Phnom Tbeng: a Sacred Land with Nature of Stunning Beauty

Phnom Tbeng in northwestern Cambodia is nothing short of spectacular. Photo: Chhorn Sophat

PREAH VIHEAR — The mountain of Phnom Tbeng offers visitors tourism facilities in a striking natural landscape of trees, waterfalls, overhangs, rocky fields and caves.

An area rich in natural resources and biodiversity, Phnom Tbeng is located 35 kilometers from the provincial town of Preah Vihear, and tends to attract visitors eager to explore. The mountain, which was declared a Natural Heritage Park by the Cambodian government in 2016, spreads over approximately 25,000 hectares across four districts: Kulen, Preah Vihear city, Rovieng and Sangkum Thmey.

Also known because of spiritual beliefs and history, the area consists of three main communities that are overseeing vast regions of protected forests: Chak Angre, Dataveok and Tangyu.

The trail in the Tangyu community offers trekkers a chance to explore rocky and zigzag turns to reach the top of the mountain. The trail is a little easier for the first several 100 meters as the slope is not steep and has small angles that make it an undemanding walk.

The last part of the trail mostly consists of wooden ladders. Recently built to replace the old ones, they are meant to make the climb easier for tourists. Still, it is a steep climb that requires energy. Don’t forget to bring a bottle of water with you.

Visitors can enjoy an array of natural sites ranging from waterfalls, overhangs and caves, to fields spreading over the horizon and wild animals. As there are many different sites, it is best to visit the region from July to November or December.

Visitors camp next to the river where they can enjoy a refreshing swim after a day-long trek. Photo: Chhorn Sophat   

One of the main features of the area is the Tangyu pagoda that is located six kilometers or so from the foot of the mountain. Established in 1939, its main wooden temple was built on top two giant rocks and is shaped like an umbrella.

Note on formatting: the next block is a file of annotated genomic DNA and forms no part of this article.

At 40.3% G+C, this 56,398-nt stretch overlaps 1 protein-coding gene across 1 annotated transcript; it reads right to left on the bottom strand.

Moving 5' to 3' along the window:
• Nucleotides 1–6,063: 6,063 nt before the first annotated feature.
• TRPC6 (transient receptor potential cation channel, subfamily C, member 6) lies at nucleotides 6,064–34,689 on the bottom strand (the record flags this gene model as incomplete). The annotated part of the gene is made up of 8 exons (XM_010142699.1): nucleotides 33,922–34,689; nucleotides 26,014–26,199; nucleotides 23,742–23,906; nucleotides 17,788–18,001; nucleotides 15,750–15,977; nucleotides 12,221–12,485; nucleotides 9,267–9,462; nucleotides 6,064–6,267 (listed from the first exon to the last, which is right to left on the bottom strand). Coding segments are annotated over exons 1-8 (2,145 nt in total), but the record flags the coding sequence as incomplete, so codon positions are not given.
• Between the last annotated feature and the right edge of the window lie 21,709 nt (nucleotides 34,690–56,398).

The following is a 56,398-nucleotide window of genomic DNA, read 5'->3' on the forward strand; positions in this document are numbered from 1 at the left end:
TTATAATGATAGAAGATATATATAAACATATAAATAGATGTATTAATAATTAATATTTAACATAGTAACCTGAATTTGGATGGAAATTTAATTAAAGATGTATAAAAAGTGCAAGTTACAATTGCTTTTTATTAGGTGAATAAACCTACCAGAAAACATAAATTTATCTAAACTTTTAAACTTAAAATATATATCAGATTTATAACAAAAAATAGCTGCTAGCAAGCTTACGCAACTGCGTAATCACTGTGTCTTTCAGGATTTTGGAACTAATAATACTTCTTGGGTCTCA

The pagoda has been known to be the meditation place for Lok Ta Suong (Venerable Suong), a revered monk whom local people call the “Angel on the ground” and whose fame has also spread into Thailand. They believe that Lok Ta Suong, who passed away in 1979, possesses special powers that can heal or bring happiness.

Before reaching the pagoda, tourists may stop at the Chak Angre Waterfall. People can swim in the cold water—which is refreshing after climbing the mountain—fish, do bird watching, or simply relax while enjoying the scenic view. Between July and December, the 5-meter high waterfall is at its highest level, which can be spectacular. This is also the best spot for camping. Tourists can bring their own food or get food that the community especially prepares for visitors.

And they can watch the sunrise or the sunset over the Veal Thmor Rohaeng or Thmor Huot areas, which is truly beautiful.  

If visitors wish to explore beyond the Tangyu area, they can trek in the territories of nearby communities where there are many more breathtaking landscapes and sites with small trails to walk or visit by walking tractors, which are modified forms of transport one can rent.

Since the sun can be scorching during the dry season, the rainy season is recommended as this enables visitors to enjoy a green scenery in cooler weather—cooler by Southeast Asian standard.  

Visitors can be driven on “walking tractors” if they want a less physically taxing way to enjoy the scenery. Photo: Chhorn Sophat 

The protected natural park of Phnom Tbeng photographed by drone at sunset spreads toward the horizon. Photo: AMS   

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